Since the rise of social media, but especially in these past few months, the idea of cancel culture has been brought to light. With the tense political atmosphere in Canada, the United States, and the rest of the world, people are quick to cancel – that is, to withdraw their support for – people, specifically celebrities and public figures, once their problematic behaviour is outed. One such example would be the cancelling of Lea Michele, made famous by her role of Rachel Berry on Glee, when multiple coworkers of hers revealed her lack of respect for the rest of the cast and crew.
Many people have spoken out against this and have instead suggested that we ‘cancel cancel culture.’ There are multiple different reasons provided as backing for this argument. A common argument is that cancel culture delivers swift retribution on the accused and does not allow room for personal growth and betterment. In some ways, this is true. There are instances where situations from years ago are revealed and the person responsible for this action is immediately cancelled, even if they have shown growth from the year of the incident to when it was made public. The problem then lies within the sincerity of accused; if their apology is true, if they attempted to make reparations for their actions outside of the social media verse, if their allyship is real or performative.
On July 7, 2020, Harper’s Magazine released A Letter on Justice and Open Debate which will be appearing in the magazine’s October issue. It has 150 signatures; there are university professors from Harvard, Stanford, and Columbia, newspaper columnists and journalists from the Huffington Post to the New York Times, and famous household names, such as Margaret Atwood, Gloria Steinem, Noam Chomsky and J.K. Rowling. The letter, while applauding this “needed reckoning,” condemns it at the same time for its apparent restriction on free speech and ability to debate. The letter states that “the free exchange of information and ideas, the lifeblood of a liberal society, is daily becoming more constricted.” It continues by asserting that those who signed the letter “refuse any false choice between justice and freedom, which cannot exist without each other” and “need a culture that leaves us room for experimentation, risk taking, and even mistakes.”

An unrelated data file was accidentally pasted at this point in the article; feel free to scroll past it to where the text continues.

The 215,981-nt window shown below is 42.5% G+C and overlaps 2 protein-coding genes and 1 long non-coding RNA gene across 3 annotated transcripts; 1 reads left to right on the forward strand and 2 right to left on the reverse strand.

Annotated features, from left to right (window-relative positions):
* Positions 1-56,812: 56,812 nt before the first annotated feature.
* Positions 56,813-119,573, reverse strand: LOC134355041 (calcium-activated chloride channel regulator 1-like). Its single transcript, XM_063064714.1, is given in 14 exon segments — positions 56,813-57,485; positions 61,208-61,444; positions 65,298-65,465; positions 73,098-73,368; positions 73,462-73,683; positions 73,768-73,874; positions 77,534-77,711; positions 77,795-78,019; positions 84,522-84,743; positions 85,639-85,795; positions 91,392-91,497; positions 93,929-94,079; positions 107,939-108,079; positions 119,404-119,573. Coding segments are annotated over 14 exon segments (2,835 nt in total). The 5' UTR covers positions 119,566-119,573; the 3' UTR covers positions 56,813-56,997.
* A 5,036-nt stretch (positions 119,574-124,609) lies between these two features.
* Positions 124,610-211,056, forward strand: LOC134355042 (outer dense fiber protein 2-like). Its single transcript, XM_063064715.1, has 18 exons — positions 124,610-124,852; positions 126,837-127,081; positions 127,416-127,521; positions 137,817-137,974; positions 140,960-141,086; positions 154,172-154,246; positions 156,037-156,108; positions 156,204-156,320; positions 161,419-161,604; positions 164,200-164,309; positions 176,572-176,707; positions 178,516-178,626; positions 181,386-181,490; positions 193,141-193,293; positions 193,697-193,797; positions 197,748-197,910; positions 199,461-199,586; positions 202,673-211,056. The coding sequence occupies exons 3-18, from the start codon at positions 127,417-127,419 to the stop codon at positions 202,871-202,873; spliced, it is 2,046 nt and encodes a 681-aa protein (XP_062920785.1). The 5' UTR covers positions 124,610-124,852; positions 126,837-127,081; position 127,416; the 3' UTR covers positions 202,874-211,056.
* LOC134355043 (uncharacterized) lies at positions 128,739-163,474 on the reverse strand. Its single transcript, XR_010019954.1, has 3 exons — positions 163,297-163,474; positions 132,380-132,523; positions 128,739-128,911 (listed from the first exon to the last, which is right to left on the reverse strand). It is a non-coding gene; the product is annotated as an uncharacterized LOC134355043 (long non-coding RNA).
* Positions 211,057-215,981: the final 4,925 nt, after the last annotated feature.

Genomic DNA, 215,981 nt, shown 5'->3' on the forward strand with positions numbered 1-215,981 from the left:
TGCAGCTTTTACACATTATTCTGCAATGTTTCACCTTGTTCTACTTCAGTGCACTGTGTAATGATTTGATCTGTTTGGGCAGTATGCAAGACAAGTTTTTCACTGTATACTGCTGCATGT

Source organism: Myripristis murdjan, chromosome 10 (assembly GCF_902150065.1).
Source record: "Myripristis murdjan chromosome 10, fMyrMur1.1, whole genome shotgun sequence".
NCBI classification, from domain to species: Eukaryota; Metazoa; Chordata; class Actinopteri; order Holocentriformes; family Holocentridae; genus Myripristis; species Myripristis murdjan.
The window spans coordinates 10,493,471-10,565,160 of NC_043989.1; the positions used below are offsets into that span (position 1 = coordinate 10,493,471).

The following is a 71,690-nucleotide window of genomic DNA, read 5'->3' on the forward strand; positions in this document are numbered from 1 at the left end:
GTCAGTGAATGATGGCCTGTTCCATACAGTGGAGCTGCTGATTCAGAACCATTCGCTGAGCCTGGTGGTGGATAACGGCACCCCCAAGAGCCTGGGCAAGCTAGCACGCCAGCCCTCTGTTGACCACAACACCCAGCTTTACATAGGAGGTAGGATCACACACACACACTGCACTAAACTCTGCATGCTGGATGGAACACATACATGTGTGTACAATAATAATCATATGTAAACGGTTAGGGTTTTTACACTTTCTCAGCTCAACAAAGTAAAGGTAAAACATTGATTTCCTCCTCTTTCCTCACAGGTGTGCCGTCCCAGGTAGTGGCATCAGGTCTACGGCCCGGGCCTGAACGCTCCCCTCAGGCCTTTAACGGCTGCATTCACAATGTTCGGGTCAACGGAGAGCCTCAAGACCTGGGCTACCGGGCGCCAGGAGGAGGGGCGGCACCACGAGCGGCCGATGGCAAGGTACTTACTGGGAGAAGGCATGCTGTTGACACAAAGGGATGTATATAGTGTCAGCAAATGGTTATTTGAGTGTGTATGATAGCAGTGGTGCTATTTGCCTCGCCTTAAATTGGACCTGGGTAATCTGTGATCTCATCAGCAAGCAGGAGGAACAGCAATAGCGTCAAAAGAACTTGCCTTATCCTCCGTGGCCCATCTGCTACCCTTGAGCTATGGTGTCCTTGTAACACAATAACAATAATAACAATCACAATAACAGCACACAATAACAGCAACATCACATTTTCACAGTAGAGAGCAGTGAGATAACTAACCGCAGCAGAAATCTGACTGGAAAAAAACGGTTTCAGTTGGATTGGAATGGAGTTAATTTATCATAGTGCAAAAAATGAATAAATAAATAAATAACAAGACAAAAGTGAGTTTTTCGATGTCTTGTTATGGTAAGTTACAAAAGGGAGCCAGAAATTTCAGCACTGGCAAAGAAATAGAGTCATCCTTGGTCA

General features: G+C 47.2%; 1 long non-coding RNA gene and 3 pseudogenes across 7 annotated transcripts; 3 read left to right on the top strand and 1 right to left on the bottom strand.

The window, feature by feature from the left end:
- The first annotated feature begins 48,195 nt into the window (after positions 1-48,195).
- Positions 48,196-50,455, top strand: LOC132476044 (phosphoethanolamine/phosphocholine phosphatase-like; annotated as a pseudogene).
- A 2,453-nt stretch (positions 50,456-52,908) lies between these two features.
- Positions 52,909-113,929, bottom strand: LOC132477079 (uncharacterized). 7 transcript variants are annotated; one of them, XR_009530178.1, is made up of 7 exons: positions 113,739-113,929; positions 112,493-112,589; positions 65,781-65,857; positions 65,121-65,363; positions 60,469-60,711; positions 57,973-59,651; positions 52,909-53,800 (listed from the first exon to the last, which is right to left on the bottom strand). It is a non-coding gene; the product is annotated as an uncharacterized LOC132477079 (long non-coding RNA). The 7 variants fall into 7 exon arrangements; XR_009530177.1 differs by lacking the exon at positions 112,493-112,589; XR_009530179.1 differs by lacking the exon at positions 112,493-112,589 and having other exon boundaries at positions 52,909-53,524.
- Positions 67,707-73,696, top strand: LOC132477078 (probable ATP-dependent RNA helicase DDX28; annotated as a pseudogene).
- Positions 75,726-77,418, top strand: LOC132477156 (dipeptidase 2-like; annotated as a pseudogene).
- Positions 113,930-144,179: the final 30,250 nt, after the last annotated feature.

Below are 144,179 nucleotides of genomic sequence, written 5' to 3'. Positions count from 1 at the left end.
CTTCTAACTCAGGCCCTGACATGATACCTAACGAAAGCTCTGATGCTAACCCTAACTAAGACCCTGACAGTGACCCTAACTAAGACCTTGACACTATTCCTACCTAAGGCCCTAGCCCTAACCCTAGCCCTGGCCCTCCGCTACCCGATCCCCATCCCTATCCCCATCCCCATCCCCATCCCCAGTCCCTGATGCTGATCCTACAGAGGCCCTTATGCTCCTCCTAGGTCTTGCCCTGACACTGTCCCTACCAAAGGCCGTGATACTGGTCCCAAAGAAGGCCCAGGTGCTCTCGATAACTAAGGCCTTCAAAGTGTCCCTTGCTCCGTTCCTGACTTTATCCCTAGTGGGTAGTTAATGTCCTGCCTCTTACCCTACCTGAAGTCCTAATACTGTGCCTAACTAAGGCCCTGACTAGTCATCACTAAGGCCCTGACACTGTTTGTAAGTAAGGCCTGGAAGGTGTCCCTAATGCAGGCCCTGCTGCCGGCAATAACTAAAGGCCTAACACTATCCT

As tweeted by journalist Osita Nwanevu, “it’s hard to take claims like this serious, especially when it’s plain that people are complaining about an unprecedentedly free and open speech environment.” With this letter, we must focus on differentiating what we consider to be free speech and what is actually a threat to someone’s identity. This is an extremely important distinction, especially when we look at the people who signed the letter, as a number of signatories have been called out for their takes on topical issues – J.K. Rowling, a primary example.
In June 2020, J.K. Rowling once again brought her transphobia to the forefront of social media. Starting with a thread of tweets and continuing with an essay, Rowling shares her belief that transgender people are confused about their gender, transgender women are not actual women, and the existence of transgender people is threat to homosexuality. This is not the first time Rowling has shared these views and she refuses to apologize for what she says, arguing that she is correct in her way of thinking. This ‘opinion’ she holds is a prime example of ‘free speech’ that is harmful and threatening to an already marginalized group of people; thus, her stance can no longer be considered as an idea as the Harper’s Magazine Letter suggests. Her so-called cancellation was not a result of snap judgement or a reckless need for social justice, but was years coming and, to many, well deserved.
In fact, some signatories, such as author and transgender activist Jennifer Finney Boylan, apologized within hours of the letter’s publication once they realized who else had signed the letter.
Should we denounce cancel culture? And if so, did these signatories fight for the right reasons? You can read the entire letter at the Harper’s Magazine website and decide.